The MONARCH is able to move forward to the roll of one die. The MONARCH, however, is granted a few exceptions to this rule.
If a player rolls a pair of twos, the player may reserve the right to move its MONARCH from any square on the game board directly to the THRONE in the ROYAL CHAMBER of its own kingdom.
If a players rolls a pair of twos while its MONARCH occupies its own THRONE square, the MONARCH may reserve the right to travel from its own THRONE immediately to the ROYAL CHAIR 150, indicated by rectangle, in the CHAMBER of REFUGE in its own SANCTUARY, and vice-versa.
This privilege does not exist for the MONARCH to transpose itself from the opposition's THRONE to the opposition's ROYAL CHAIR, or vice-versa. The MONARCH of each kingdom has another option at its disposal. If a player rolls a pair of threes, the MONARCH has the right to interchange positions with its HIGH ADVISOR from anywhere on the game board.
In all these events, the player, after making one of the options mentioned above, relinquishes its right to move a second member of its KINGDOM on the same turn.
Once inside a DOMAIN or SANCTUARY of either KINGDOM, the MONARCH may move forward or backward but never touching the same square twice within the same move. This right of mobility is granted to all eligible members of both KINGDOMS once they enter the DOMAIN or SANCTUARY of either KINGDOM.
The MONARCH, however, is not able to capture an opposing member unless it is already occupying its own THRONE or the THRONE of its opposition. To capture another opposing member, the MONARCH must first return to a THRONE and await its next turn. The only exception to this rule is that each MONARCH may capture the opposing MONARCH at any time. It need not sit on either THRONE to initiate the capture of the opposition's MONARCH.
The HIGH ADVISOR is second only to the MONARCH. It, too, may exercise certain privileges. Beside the ability to transpose positions with the MONARCH, it has the option of moving forward or backward anywhere in the game board, but never using the same square twice. The HIGH ADVISOR is the only member of each KINGDOM to have this right. The HIGH ADVISOR also has the capability to capture any member of the opposition including its MONARCH.
The WARRIOR is the last member of either kingdom to share any privileges within the SANCTUARY. It is the final level of the kingdom that may enter the SANCTUARY of either kingdom. Each realm has but six members to its possession to use such a structure. Be certain you choose their moves wisely.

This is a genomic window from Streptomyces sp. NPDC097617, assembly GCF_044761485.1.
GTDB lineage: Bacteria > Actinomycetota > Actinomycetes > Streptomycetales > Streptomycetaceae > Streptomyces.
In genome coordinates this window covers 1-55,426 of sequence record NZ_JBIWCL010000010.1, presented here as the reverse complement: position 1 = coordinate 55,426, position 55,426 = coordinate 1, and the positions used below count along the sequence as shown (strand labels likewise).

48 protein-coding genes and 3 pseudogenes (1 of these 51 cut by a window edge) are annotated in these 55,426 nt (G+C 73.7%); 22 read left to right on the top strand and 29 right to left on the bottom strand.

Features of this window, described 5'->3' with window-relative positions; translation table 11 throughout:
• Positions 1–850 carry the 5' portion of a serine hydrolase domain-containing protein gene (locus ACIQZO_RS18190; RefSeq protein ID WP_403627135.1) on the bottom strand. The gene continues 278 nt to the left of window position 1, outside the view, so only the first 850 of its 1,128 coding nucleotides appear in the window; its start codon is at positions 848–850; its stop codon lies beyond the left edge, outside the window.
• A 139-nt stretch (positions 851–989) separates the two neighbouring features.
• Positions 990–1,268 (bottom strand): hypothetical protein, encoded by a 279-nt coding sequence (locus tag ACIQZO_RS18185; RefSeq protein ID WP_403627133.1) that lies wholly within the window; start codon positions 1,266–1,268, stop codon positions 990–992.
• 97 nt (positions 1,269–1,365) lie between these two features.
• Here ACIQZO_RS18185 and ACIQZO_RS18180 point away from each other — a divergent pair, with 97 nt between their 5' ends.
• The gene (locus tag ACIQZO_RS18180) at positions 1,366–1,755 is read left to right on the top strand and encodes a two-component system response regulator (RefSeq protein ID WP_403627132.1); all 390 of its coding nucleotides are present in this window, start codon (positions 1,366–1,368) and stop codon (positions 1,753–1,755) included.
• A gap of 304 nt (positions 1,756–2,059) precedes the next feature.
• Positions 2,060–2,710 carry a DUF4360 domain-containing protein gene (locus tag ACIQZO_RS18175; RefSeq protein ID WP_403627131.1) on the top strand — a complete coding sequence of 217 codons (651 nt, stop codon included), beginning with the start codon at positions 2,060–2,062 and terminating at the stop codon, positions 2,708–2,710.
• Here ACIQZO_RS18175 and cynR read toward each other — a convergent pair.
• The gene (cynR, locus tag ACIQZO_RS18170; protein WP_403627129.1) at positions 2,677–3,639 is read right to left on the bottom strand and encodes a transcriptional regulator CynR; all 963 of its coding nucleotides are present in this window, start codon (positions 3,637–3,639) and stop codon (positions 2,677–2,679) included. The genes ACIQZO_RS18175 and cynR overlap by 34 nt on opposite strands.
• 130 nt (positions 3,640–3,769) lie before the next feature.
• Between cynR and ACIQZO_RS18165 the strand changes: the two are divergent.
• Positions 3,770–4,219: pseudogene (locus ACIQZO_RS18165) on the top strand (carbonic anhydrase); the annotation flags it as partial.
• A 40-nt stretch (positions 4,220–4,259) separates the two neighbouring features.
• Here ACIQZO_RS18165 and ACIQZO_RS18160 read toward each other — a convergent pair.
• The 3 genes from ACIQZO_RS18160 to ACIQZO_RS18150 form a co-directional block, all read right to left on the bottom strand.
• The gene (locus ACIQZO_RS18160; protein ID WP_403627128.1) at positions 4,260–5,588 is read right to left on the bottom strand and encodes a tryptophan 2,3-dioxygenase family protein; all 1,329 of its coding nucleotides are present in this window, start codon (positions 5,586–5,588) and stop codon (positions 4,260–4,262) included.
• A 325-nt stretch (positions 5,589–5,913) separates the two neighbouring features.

The WARRIOR, like the HIGH ADVISOR, may capture any member from the opposing side including the MONARCH.
The SQUIRE is the last member of either kingdom granted the right of entry to the DOMAIN. Do not take his position lightly, for the SQUIRE is capable of capturing all members of the opposing kingdom, including the opponent's MONARCH.
The SERF is the final member of each kingdom. It is the only member of either kingdom who is confined to the STATE (the base of the game board). It does have the capability to capture members of the opposite kingdom while they remain in the STATE. The SERF, however, may not capture another SERF. It does have the ability to capture the opposition's MONARCH while it resides in the STATE. Remember, though, the SERF may not enter the DOMAIN or SANTUARY of either kingdom at any time.
Start with the back of the game board. In the last row, the black square, third from the left, is where the MONARCH is placed. The black square to the right of the MONARCH is the starting square for the HIGH ADVISOR. The two black squares to the left of the MONARCH and the two black squares to the right of the HIGH ADVISOR are where the four WARRIORS are placed. The next row of black squares in front is where the six SQUIRES sit, and the next row of black squares the six SERFS are placed.
The same positions are taken by the members of the opposite KINGDOM. Each player takes his or her corresponding dice and the game is about to begin.
Each KINGDOM has a pair of corresponding dice. Both players roll both dice and the highest roll wins the honor of going first. If there is a tie, both players continue rolling until a winner is determined.
The winner must now roll both dice to determine the number of moves he or she may take. Each die entitles the player to move one member forward (except when an eligible member is in the DOMAIN or SANCTUARY of either kingdom) to the number displayed on each die. A player may not move a member of its kingdom to the combined sum of both dice. (See the section on "The Members of the Kingdom" for the exception to this rule.)
Once both members have been moved, the turn is over and it is now the opposition's. (Each move is terminated when a player removes his or her hand from a member of its kingdom once its position has been changed.)
While a member is still within the STATE, it may only move forward, except for the HIGH ADVISOR of either kingdom.
A member may not jump another member of its own kingdom or that of the opposite side, in the attempt to reach an unoccupied square. A square must be opened for a member to occupy it or the member may proceed to a square already taken by the opposition on the exact roll of a die, thereby initiating a capture. An attacking member must be at least two squares and no more than three squares away to be eligible to capture a member of the opposing kingdom. A member, resting on a square that is next to its opponent, may not initiate a capture. Such a situation is called a TRUCE. Neither party may attack or capture the other until one or the other member retreats. The only exception to this rule is when a member is on an ENTRANCE square of a given kingdom or a PASSAGE square in a given structure and rolls at one and proceeds to the proper FOYER square (the farthest square to the right and rear of each level in each structure) of a given level in the proper kingdom's structures. If the FOYER square is already occupied by a member of the opposition then a capture is permitted. A member may not capture the opposition from the FOYER square to the ENTRANCE square. However, a capture is allowed from the FOYER square to the PASSAGE square.